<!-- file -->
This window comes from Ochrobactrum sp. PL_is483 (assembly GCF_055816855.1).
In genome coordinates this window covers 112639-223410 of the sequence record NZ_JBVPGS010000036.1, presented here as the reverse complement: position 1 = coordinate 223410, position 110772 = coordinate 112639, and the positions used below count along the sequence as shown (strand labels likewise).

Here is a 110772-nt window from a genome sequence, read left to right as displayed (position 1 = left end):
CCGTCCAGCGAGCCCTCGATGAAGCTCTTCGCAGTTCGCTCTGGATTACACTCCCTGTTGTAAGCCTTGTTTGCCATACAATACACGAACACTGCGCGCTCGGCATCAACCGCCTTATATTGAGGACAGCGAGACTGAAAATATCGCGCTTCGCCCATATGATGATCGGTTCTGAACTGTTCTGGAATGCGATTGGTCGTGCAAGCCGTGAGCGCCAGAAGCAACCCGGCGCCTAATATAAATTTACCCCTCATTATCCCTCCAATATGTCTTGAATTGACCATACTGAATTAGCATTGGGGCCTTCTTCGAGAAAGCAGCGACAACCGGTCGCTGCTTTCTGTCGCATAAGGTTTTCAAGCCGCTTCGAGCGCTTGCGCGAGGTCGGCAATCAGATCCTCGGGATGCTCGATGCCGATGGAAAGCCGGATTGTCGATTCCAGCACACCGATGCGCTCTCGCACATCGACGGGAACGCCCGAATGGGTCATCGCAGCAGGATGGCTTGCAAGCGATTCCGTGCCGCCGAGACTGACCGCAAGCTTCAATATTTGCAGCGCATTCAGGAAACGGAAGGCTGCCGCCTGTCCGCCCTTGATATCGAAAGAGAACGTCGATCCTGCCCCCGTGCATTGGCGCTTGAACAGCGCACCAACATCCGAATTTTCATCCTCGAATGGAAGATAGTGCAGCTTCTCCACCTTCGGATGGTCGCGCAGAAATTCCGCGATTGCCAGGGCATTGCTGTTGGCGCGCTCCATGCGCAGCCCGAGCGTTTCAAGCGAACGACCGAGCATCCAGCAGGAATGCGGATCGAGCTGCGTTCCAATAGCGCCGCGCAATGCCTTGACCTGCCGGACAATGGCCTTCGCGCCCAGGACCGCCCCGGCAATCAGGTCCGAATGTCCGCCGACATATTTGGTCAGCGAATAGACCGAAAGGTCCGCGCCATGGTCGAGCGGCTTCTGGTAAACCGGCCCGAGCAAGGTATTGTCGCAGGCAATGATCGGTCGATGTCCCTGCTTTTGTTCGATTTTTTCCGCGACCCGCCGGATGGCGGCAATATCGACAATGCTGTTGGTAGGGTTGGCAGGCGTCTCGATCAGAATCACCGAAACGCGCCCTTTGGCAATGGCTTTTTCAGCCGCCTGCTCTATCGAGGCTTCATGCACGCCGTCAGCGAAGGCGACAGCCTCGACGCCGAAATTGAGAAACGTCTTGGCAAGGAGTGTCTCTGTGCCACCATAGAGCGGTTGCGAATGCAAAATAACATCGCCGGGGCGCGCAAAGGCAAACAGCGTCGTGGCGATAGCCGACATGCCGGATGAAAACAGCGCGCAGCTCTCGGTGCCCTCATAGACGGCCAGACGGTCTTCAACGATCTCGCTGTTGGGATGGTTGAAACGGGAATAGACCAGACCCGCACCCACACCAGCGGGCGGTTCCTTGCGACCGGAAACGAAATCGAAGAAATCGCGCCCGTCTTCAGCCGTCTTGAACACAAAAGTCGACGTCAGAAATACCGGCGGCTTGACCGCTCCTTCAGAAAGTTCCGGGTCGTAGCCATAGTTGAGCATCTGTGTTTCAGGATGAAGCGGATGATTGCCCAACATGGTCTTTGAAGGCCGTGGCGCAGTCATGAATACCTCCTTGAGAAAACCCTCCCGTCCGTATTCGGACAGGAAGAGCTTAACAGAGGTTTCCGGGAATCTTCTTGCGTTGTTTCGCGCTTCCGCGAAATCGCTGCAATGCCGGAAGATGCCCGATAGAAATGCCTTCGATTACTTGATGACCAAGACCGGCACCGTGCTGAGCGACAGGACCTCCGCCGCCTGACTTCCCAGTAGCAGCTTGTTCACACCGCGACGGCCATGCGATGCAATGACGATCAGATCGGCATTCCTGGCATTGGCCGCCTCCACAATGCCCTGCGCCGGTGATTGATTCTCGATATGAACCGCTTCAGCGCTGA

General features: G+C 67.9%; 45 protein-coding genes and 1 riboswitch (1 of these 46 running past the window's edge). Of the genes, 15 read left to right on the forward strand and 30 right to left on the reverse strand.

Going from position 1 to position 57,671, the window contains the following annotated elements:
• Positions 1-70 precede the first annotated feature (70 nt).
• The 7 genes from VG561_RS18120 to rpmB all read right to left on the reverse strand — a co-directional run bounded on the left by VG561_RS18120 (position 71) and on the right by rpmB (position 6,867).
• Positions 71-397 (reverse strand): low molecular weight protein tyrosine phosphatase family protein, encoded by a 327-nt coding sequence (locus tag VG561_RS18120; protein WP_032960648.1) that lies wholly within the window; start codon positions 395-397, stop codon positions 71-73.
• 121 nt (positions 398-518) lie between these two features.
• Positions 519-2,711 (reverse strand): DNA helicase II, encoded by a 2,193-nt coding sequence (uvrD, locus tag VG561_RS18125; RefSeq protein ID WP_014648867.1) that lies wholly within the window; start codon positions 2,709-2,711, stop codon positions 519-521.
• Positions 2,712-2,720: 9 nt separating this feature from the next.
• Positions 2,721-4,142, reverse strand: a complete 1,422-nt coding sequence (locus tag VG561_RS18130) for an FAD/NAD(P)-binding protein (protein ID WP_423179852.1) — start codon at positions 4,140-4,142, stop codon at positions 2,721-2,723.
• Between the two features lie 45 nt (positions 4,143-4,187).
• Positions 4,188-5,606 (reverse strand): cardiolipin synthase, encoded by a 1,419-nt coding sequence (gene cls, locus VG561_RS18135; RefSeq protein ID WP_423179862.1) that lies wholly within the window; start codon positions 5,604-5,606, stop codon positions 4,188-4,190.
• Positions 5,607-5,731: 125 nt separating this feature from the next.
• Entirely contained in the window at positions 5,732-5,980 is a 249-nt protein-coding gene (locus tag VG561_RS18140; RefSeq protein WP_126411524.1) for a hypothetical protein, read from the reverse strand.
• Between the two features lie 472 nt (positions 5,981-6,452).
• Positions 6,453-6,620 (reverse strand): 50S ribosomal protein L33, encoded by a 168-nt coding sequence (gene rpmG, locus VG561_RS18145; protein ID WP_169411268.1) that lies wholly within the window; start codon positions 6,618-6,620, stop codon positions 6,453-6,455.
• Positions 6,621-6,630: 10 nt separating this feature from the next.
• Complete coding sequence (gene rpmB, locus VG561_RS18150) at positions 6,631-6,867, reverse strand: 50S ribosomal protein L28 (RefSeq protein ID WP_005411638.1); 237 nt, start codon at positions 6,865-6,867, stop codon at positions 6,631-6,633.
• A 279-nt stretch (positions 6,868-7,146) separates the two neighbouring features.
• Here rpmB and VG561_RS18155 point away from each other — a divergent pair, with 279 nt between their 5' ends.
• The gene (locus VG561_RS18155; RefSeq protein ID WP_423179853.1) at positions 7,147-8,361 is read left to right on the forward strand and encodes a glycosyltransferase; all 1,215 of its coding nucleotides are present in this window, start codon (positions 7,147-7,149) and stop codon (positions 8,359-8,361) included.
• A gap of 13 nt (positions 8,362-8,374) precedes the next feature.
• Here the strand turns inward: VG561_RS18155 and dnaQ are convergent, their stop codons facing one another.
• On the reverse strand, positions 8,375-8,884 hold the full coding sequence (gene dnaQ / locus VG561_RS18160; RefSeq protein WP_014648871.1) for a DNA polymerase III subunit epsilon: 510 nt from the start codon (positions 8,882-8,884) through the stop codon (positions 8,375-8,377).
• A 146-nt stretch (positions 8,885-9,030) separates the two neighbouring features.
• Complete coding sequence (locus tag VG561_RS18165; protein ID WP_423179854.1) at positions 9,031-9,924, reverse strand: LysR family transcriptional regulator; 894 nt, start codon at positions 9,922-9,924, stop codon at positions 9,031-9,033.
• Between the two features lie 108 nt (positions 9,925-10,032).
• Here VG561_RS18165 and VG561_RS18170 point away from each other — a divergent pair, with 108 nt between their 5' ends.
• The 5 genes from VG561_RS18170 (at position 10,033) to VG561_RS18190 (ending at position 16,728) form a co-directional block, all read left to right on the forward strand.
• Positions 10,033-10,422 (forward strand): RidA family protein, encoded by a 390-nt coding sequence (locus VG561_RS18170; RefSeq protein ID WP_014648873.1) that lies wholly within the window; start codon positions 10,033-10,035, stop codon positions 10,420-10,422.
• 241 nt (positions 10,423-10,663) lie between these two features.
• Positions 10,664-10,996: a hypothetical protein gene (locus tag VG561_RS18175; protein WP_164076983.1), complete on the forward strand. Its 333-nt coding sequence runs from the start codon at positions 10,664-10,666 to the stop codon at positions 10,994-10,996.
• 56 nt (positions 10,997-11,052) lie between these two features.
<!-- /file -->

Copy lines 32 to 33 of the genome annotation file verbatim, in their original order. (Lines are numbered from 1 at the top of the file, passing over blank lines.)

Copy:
• The 5 genes from VG561_RS18170 (at position 10,033) to VG561_RS18190 (ending at position 16,728) form a co-directional block, all read left to right on the forward strand.
• Positions 10,033-10,422 (forward strand): RidA family protein, encoded by a 390-nt coding sequence (locus VG561_RS18170; RefSeq protein ID WP_014648873.1) that lies wholly within the window; start codon positions 10,033-10,035, stop codon positions 10,420-10,422.